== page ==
ROBERTS: Just got to love a happy ending. There are so few of them these days.

O'BRIEN: Yeah, good for here. That's terrible to be a bride with no pictures of your wedding. That's awful. ROBERTS: Can you imagine? I look back at my wedding photos and I say, god, I wish somebody had have lost now.


O'BRIEN: Your wife is on line three, John.

ROBERTS: There you go. Well, she'd agree, too.

Next month is going to mark Larry King's 50th anniversary in the broadcasting industry and to celebrate CNN is bringing you highlights from Larry's most memorable interviews. In June of 1984 -- did I say 1984 --1994, although it does seem so long ago, TV viewers were captivated as a white Ford Bronco carrying O.J. Simpson led police on a slow-speed chase. The story broke during LARRY KING LIVE.


LARRY KING, HOST: We have been discussing the O.J. matter and the fact that he had not shown up for appearance that day and then suddenly somebody came in my ear saying: "there's a car in California and it's driving somewhere and we believe O.J. is in that car, go."

OK, I'm going to have to interrupt this call I understand we're going go a live picture in Los Angeles -- is that correct?

I'm in Washington, the play-by-play is happening in L.A.

If you have just joined us, this is LARRY KING LIVE in Washington. We're viewing a car apparently being driven by Al Cowlings, one of O.J.'s oldest friends and a former teammate of Southern Cal, and the police radio is reporting that O.J. is the passenger in the car.

It was an incredible experience and I heard so many people that said they watched it in airports and basketball arenas. It was one of broadcast's incredible moments.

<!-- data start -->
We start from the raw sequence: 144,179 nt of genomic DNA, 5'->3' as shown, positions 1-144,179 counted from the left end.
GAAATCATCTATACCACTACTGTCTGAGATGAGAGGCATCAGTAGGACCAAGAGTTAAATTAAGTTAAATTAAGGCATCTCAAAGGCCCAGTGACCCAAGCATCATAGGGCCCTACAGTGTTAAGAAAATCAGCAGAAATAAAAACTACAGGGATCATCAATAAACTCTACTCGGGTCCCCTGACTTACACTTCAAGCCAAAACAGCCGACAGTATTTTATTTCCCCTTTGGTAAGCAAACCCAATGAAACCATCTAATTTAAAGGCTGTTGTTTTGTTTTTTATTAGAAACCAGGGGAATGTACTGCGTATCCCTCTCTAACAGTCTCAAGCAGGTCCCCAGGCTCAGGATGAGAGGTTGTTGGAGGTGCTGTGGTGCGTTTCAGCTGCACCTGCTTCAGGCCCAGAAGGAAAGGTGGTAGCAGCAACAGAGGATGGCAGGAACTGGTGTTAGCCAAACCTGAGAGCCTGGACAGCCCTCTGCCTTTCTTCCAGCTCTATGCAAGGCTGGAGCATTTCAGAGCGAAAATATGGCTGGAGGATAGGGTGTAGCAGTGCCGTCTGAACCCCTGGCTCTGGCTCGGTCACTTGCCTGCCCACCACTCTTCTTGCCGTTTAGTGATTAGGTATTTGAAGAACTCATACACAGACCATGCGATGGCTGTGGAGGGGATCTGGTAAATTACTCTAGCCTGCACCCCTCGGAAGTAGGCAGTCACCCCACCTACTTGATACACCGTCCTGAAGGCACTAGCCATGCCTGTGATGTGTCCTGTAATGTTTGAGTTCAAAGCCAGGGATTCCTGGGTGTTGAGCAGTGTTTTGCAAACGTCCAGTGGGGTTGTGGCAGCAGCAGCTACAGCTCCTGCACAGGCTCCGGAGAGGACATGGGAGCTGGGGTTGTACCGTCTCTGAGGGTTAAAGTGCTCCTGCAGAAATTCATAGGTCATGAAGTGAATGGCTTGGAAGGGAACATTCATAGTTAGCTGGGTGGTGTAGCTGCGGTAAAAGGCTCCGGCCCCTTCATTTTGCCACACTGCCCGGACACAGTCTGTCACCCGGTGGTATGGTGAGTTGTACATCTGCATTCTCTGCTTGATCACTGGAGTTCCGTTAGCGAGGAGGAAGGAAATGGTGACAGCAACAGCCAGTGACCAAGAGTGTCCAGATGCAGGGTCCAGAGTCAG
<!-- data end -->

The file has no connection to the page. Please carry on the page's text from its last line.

ROBERTS: Definitely a where were you when moment. Congratulations to Larry on five decades in broadcasting.

Coming up, extra cheese, hold the deadbeats. The unique effort to crackdown on parents late on their child support.

And danger at sea, two passengers rescued after falling overboard during their cruise. How did it happen? That's ahead on AMERICAN MORNING, the most news in the morning is on CNN.


O'BRIEN: We got this news just in to CNN. There's been an accident involving a high-speed commuter trolley in Norristown, Pennsylvania, that's just about 20 minutes outside of Philadelphia and we're hearing that trolley crashed into a bumper. It looks like you're looking at some of the pictures coming to us from WPVI, our affiliate in Norristown, Pennsylvania.

You can see the firefighters on the screen there. This is what we believed has happened. A trolley crashed into a safety bumper at the edge of the track. At least six people injured. we're told most of those injuries are minor. Going to keep watching this story as it transpires.

SPTA is the train system that takes some 299 million people every year. So, clearly, it's very, very popular, but it looks as if it's not, at this point, at least, a very big deal. Just some minor injuries and, at this point, it's also unclear exactly when they're going to resume the service on the line because they've had to shut part of that line down. That's an update and we'll bring you more as it happens.